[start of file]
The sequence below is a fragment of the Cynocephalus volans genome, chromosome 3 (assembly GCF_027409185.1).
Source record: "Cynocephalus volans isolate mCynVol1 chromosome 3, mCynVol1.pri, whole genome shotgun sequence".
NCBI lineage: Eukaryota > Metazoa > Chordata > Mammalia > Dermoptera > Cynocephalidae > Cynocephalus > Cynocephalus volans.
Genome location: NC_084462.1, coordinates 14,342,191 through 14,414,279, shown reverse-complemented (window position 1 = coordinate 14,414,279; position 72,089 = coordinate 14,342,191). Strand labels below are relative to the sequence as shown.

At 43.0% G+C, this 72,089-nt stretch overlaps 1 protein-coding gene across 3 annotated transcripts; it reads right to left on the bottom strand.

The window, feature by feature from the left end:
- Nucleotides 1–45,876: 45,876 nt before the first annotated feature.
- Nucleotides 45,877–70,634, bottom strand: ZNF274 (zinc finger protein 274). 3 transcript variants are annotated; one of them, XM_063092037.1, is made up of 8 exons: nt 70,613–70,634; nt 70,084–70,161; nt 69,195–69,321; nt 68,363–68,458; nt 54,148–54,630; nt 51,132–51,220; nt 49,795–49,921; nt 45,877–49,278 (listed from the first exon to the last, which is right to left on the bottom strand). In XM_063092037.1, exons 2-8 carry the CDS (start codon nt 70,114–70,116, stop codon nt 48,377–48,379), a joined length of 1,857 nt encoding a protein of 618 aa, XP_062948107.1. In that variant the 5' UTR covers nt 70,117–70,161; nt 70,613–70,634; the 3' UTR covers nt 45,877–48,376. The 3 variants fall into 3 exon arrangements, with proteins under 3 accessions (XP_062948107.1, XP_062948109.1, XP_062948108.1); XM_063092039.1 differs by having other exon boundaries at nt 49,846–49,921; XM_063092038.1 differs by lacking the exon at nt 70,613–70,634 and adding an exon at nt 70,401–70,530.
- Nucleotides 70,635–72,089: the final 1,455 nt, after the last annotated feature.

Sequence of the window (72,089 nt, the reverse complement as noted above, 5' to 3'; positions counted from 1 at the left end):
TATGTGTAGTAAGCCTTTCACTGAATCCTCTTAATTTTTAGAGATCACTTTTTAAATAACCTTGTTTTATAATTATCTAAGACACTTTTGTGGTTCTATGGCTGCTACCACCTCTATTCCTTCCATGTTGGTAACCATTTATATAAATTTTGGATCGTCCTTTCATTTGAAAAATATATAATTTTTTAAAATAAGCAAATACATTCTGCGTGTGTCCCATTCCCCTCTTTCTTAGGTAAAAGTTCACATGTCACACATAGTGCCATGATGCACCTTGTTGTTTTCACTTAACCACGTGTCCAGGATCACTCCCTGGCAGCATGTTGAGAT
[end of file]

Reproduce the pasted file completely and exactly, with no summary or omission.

The sequence below is a fragment of the Cynocephalus volans genome, chromosome 3 (assembly GCF_027409185.1).
Source record: "Cynocephalus volans isolate mCynVol1 chromosome 3, mCynVol1.pri, whole genome shotgun sequence".
NCBI lineage: Eukaryota > Metazoa > Chordata > Mammalia > Dermoptera > Cynocephalidae > Cynocephalus > Cynocephalus volans.
Genome location: NC_084462.1, coordinates 14,342,191 through 14,414,279, shown reverse-complemented (window position 1 = coordinate 14,414,279; position 72,089 = coordinate 14,342,191). Strand labels below are relative to the sequence as shown.

At 43.0% G+C, this 72,089-nt stretch overlaps 1 protein-coding gene across 3 annotated transcripts; it reads right to left on the bottom strand.

The window, feature by feature from the left end:
- Nucleotides 1–45,876: 45,876 nt before the first annotated feature.
- Nucleotides 45,877–70,634, bottom strand: ZNF274 (zinc finger protein 274). 3 transcript variants are annotated; one of them, XM_063092037.1, is made up of 8 exons: nt 70,613–70,634; nt 70,084–70,161; nt 69,195–69,321; nt 68,363–68,458; nt 54,148–54,630; nt 51,132–51,220; nt 49,795–49,921; nt 45,877–49,278 (listed from the first exon to the last, which is right to left on the bottom strand). In XM_063092037.1, exons 2-8 carry the CDS (start codon nt 70,114–70,116, stop codon nt 48,377–48,379), a joined length of 1,857 nt encoding a protein of 618 aa, XP_062948107.1. In that variant the 5' UTR covers nt 70,117–70,161; nt 70,613–70,634; the 3' UTR covers nt 45,877–48,376. The 3 variants fall into 3 exon arrangements, with proteins under 3 accessions (XP_062948107.1, XP_062948109.1, XP_062948108.1); XM_063092039.1 differs by having other exon boundaries at nt 49,846–49,921; XM_063092038.1 differs by lacking the exon at nt 70,613–70,634 and adding an exon at nt 70,401–70,530.
- Nucleotides 70,635–72,089: the final 1,455 nt, after the last annotated feature.

Sequence of the window (72,089 nt, the reverse complement as noted above, 5' to 3'; positions counted from 1 at the left end):
TATGTGTAGTAAGCCTTTCACTGAATCCTCTTAATTTTTAGAGATCACTTTTTAAATAACCTTGTTTTATAATTATCTAAGACACTTTTGTGGTTCTATGGCTGCTACCACCTCTATTCCTTCCATGTTGGTAACCATTTATATAAATTTTGGATCGTCCTTTCATTTGAAAAATATATAATTTTTTAAAATAAGCAAATACATTCTGCGTGTGTCCCATTCCCCTCTTTCTTAGGTAAAAGTTCACATGTCACACATAGTGCCATGATGCACCTTGTTGTTTTCACTTAACCACGTGTCCAGGATCACTCCCTGGCAGCATGTTGAGAT